Federal spending on Medicare and Medicaid alone is projected to increase from 4 percent of the economy today to 12 percent in 2050. As Brookings Institution scholar Henry Aaron has pointed out, their rapid growth accounts for the entire long-run federal fiscal deficit under Congressional Budget Office projections. Without a new direction, higher health care costs will force budget deficits to “levels that will seriously jeopardize long-term economic growth,” according to Peter Orszag, recently designated to head the Office of Management and Budget.

Our nation should not abandon its commitment to health care access for low-income and senior Americans or adopt the large tax increases that will be required to finance projected spending. A better approach would be to reform the entire health care delivery sys¬tem to slow spending increases by promoting more efficient delivery of care and better choices about new medical technologies. As the nation’s largest payer of health care services, Medicare will help lead these reforms and derive important financial benefits from them.

The effect on families’ health and financial security

Our health care system is a threat to our economic productivity and to families’ economic security. Forty-six million Americans lacked insurance in 2008, including 8 million children. Eighty-two million Americans—one-third of all non-elderly adults—experienced a gap in coverage over a two-year period.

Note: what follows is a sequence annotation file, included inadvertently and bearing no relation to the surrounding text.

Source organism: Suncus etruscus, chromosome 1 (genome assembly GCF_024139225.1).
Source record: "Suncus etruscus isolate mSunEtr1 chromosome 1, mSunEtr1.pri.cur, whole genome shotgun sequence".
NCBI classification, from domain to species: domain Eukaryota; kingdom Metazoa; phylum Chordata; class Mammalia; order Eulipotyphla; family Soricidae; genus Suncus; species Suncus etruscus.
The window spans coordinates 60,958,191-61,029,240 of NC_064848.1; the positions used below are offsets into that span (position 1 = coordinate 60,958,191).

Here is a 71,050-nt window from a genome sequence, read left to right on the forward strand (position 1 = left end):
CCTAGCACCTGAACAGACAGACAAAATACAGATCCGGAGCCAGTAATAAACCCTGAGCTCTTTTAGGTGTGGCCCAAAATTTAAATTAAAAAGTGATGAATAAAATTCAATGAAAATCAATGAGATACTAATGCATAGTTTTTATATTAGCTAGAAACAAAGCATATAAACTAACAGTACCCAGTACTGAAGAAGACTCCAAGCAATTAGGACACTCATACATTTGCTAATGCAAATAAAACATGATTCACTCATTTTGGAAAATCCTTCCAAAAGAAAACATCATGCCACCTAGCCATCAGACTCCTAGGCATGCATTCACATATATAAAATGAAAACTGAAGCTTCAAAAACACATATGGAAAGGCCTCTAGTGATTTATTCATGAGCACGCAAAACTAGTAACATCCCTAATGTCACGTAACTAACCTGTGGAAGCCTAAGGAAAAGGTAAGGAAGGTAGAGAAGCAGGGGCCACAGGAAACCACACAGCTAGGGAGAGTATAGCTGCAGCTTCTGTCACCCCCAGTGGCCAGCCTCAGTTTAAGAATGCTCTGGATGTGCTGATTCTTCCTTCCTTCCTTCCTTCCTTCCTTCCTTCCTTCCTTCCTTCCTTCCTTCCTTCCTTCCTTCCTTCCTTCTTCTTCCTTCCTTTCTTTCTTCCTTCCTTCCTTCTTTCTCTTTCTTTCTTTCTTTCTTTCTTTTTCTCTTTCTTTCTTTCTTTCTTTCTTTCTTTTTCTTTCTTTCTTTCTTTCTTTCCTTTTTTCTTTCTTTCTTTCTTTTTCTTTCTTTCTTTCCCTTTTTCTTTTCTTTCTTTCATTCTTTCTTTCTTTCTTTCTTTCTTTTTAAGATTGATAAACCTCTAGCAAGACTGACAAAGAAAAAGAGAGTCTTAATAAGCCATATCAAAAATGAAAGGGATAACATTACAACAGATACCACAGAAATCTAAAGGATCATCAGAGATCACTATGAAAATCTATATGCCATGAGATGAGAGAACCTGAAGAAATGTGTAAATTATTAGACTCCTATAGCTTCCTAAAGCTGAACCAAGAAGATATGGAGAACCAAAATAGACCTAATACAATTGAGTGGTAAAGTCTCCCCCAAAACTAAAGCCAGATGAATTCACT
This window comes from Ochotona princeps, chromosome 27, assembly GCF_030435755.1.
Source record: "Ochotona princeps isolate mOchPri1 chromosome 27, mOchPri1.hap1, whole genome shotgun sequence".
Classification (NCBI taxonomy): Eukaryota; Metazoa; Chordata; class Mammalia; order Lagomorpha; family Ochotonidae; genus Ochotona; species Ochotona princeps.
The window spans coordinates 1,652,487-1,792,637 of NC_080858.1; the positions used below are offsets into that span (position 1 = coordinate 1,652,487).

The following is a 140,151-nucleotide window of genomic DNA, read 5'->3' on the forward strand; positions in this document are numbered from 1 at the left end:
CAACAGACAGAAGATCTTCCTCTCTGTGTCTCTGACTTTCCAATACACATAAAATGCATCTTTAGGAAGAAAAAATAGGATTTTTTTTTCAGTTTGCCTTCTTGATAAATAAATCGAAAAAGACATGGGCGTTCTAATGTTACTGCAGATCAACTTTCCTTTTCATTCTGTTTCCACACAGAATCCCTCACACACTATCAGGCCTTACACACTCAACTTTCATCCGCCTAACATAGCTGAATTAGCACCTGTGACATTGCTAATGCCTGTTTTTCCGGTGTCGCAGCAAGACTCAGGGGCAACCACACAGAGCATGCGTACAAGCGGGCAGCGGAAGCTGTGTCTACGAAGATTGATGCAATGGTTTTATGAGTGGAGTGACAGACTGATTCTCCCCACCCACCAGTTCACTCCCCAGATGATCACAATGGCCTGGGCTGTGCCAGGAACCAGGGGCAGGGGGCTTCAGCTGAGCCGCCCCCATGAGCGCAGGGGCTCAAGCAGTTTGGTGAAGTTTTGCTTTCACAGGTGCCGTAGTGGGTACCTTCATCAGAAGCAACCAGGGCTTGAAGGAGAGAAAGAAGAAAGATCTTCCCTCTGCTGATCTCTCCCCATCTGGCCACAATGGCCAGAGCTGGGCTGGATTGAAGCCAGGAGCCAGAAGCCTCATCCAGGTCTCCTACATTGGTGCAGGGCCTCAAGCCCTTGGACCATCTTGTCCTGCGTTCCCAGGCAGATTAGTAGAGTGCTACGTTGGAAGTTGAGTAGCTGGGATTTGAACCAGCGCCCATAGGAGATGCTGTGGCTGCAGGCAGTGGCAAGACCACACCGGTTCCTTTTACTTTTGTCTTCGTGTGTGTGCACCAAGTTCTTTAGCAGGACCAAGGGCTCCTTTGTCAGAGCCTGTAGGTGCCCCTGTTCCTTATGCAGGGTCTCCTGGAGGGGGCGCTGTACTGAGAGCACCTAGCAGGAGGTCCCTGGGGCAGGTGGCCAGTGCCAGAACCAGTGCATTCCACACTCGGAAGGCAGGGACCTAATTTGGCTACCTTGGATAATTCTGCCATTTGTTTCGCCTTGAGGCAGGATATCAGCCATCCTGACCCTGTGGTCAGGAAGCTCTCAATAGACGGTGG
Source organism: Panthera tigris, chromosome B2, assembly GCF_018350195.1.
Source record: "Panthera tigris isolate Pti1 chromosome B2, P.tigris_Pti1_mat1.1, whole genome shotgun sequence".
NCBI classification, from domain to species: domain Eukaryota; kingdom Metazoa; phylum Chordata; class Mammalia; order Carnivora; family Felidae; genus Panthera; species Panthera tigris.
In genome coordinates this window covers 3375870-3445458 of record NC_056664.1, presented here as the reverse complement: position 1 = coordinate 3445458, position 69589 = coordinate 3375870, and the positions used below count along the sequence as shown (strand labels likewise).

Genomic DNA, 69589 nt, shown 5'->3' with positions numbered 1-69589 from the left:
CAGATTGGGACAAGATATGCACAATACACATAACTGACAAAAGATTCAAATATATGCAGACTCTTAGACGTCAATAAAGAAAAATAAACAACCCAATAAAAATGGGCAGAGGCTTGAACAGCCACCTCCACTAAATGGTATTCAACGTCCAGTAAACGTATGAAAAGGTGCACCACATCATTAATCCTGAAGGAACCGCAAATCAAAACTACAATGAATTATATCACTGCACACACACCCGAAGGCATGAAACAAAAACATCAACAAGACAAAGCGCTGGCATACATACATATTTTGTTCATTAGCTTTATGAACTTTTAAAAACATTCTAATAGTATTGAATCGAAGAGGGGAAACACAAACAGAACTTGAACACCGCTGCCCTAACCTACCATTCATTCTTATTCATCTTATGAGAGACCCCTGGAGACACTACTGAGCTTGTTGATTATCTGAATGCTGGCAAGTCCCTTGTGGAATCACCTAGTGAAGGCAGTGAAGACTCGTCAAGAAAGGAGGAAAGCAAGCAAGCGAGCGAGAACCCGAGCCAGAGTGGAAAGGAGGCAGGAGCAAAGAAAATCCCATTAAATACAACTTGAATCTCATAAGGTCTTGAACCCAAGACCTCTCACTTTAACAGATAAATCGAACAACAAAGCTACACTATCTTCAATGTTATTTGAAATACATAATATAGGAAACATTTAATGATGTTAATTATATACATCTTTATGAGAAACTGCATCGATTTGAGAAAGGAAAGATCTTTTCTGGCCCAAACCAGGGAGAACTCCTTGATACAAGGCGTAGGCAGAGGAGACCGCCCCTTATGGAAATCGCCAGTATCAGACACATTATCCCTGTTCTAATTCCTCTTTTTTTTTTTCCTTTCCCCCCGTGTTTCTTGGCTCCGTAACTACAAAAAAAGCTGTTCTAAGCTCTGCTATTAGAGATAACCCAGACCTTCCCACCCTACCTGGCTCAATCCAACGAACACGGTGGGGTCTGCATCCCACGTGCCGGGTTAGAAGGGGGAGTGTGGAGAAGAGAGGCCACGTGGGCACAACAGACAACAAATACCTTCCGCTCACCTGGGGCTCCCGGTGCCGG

Millions more are underinsured, without the financial protection against illness they need. There were 25 million underinsured Americans in 2007, according to the Commonwealth Fund, and more than half went without needed care.

Workers without access to health care or who receive ineffective care will miss more days of work and perform less effectively at work. Interruptions in needed care for uninsured Americans cost our economy as much as $200 billion in 2006. And roughly 22,000 Americans die unnecessarily every year due to lack of health insurance.

Health emergencies sometimes mean financial ruin for Americans without adequate insurance. In 2007, 57 million Americans reported problems paying medical bills. Half of the people filing for bankruptcy in 2004—more than 1 million people—did so due to illnesses or medical bills. Nearly half of homeowners losing their homes to foreclosure named medical problems as a cause. Some families turn to credit cards to pay medical bills: Nearly 30 percent of low-income people with credit card debt named medical bills as a contributing cause. Last year, Business Week reported the emergence of credit cards designed solely to pay for health costs, some carrying rates as high as 27 percent.

Health reform can generate large economic benefits